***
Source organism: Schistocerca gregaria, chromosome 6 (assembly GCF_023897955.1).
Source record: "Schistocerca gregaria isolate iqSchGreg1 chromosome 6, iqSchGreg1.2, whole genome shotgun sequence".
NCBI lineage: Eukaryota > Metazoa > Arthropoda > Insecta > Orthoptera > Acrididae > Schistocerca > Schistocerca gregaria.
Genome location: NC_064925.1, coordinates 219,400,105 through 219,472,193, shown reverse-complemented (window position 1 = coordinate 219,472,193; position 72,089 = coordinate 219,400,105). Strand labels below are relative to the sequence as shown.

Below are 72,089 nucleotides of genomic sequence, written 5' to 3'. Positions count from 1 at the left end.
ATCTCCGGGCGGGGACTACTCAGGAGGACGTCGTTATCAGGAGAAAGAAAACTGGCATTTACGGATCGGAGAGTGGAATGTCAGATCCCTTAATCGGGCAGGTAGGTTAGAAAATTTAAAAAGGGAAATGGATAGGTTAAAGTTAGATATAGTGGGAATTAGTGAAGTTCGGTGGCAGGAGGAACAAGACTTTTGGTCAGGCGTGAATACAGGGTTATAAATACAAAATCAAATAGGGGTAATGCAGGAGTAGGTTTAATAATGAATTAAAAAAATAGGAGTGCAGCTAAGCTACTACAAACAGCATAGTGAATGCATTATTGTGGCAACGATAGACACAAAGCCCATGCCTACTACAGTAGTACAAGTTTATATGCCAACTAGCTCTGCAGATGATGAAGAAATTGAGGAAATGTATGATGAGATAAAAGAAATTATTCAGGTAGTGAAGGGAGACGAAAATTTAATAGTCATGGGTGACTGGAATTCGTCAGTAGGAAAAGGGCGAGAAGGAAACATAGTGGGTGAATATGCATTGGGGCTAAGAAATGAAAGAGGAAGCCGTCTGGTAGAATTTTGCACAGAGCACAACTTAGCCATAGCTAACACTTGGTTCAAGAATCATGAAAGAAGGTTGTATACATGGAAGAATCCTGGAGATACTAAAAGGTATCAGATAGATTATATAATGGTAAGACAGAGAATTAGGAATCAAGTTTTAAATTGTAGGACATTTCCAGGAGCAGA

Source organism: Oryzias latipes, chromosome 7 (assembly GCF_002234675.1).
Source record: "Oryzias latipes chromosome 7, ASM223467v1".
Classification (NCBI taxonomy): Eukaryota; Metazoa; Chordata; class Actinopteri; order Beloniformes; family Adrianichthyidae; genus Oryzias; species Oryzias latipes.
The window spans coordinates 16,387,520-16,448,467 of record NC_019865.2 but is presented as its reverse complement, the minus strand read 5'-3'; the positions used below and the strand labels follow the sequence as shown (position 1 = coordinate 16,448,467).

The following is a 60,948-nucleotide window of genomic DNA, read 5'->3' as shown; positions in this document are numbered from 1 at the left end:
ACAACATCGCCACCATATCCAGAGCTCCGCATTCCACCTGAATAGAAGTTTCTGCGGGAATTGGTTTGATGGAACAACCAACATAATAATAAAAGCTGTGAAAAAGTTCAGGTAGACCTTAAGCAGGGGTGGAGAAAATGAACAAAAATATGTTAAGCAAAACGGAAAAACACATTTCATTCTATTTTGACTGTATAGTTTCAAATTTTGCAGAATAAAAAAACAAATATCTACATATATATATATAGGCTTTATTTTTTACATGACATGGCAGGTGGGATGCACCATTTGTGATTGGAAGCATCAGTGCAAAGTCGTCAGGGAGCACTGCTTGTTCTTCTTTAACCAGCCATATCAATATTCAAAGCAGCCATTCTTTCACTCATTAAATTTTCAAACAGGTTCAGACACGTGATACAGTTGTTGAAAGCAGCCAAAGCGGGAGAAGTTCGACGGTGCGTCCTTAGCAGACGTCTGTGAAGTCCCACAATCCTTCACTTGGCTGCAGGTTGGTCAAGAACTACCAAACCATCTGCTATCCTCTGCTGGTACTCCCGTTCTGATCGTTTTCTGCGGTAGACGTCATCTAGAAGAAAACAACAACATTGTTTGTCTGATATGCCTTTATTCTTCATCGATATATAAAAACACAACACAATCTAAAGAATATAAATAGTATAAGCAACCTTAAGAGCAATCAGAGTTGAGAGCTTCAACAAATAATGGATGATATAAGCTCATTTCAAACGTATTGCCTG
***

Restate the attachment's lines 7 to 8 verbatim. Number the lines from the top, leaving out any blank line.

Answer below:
Source organism: Oryzias latipes, chromosome 7 (assembly GCF_002234675.1).
Source record: "Oryzias latipes chromosome 7, ASM223467v1".